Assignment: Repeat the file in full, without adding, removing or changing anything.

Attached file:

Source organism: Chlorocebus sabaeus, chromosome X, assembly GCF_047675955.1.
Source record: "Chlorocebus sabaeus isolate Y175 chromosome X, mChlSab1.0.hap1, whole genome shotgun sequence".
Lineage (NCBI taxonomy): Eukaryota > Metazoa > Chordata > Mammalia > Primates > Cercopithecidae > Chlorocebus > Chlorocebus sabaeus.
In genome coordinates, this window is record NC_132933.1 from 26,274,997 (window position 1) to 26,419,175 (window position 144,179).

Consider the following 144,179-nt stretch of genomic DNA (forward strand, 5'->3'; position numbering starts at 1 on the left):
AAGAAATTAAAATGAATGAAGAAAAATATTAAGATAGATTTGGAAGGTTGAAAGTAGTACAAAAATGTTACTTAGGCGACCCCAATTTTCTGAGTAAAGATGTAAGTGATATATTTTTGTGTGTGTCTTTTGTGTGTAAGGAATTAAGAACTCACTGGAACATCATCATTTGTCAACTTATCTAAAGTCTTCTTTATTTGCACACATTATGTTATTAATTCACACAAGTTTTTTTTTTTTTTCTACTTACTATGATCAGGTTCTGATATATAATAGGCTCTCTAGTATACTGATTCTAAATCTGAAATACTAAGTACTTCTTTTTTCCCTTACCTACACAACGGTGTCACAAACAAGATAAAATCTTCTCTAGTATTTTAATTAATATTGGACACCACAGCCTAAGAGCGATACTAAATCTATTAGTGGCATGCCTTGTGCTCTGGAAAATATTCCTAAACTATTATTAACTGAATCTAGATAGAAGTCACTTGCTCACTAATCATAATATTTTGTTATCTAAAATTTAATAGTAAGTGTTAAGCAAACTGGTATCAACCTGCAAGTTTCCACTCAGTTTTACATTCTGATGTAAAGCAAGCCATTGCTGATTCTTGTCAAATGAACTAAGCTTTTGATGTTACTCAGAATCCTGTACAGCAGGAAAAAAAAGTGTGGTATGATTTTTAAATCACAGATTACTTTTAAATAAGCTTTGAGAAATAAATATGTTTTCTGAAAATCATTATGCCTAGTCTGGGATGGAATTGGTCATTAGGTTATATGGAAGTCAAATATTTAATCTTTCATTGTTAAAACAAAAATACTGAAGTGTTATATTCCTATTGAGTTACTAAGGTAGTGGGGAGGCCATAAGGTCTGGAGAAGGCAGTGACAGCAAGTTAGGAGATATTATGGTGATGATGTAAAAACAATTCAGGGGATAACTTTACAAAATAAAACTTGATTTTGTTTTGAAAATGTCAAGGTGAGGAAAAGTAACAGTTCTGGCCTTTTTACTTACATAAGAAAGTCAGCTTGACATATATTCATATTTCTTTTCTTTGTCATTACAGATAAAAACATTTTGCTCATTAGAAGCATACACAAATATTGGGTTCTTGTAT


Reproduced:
Source organism: Chlorocebus sabaeus, chromosome X, assembly GCF_047675955.1.
Source record: "Chlorocebus sabaeus isolate Y175 chromosome X, mChlSab1.0.hap1, whole genome shotgun sequence".
Lineage (NCBI taxonomy): Eukaryota > Metazoa > Chordata > Mammalia > Primates > Cercopithecidae > Chlorocebus > Chlorocebus sabaeus.
In genome coordinates, this window is record NC_132933.1 from 26,274,997 (window position 1) to 26,419,175 (window position 144,179).

Consider the following 144,179-nt stretch of genomic DNA (forward strand, 5'->3'; position numbering starts at 1 on the left):
AAGAAATTAAAATGAATGAAGAAAAATATTAAGATAGATTTGGAAGGTTGAAAGTAGTACAAAAATGTTACTTAGGCGACCCCAATTTTCTGAGTAAAGATGTAAGTGATATATTTTTGTGTGTGTCTTTTGTGTGTAAGGAATTAAGAACTCACTGGAACATCATCATTTGTCAACTTATCTAAAGTCTTCTTTATTTGCACACATTATGTTATTAATTCACACAAGTTTTTTTTTTTTTTCTACTTACTATGATCAGGTTCTGATATATAATAGGCTCTCTAGTATACTGATTCTAAATCTGAAATACTAAGTACTTCTTTTTTCCCTTACCTACACAACGGTGTCACAAACAAGATAAAATCTTCTCTAGTATTTTAATTAATATTGGACACCACAGCCTAAGAGCGATACTAAATCTATTAGTGGCATGCCTTGTGCTCTGGAAAATATTCCTAAACTATTATTAACTGAATCTAGATAGAAGTCACTTGCTCACTAATCATAATATTTTGTTATCTAAAATTTAATAGTAAGTGTTAAGCAAACTGGTATCAACCTGCAAGTTTCCACTCAGTTTTACATTCTGATGTAAAGCAAGCCATTGCTGATTCTTGTCAAATGAACTAAGCTTTTGATGTTACTCAGAATCCTGTACAGCAGGAAAAAAAAGTGTGGTATGATTTTTAAATCACAGATTACTTTTAAATAAGCTTTGAGAAATAAATATGTTTTCTGAAAATCATTATGCCTAGTCTGGGATGGAATTGGTCATTAGGTTATATGGAAGTCAAATATTTAATCTTTCATTGTTAAAACAAAAATACTGAAGTGTTATATTCCTATTGAGTTACTAAGGTAGTGGGGAGGCCATAAGGTCTGGAGAAGGCAGTGACAGCAAGTTAGGAGATATTATGGTGATGATGTAAAAACAATTCAGGGGATAACTTTACAAAATAAAACTTGATTTTGTTTTGAAAATGTCAAGGTGAGGAAAAGTAACAGTTCTGGCCTTTTTACTTACATAAGAAAGTCAGCTTGACATATATTCATATTTCTTTTCTTTGTCATTACAGATAAAAACATTTTGCTCATTAGAAGCATACACAAATATTGGGTTCTTGTAT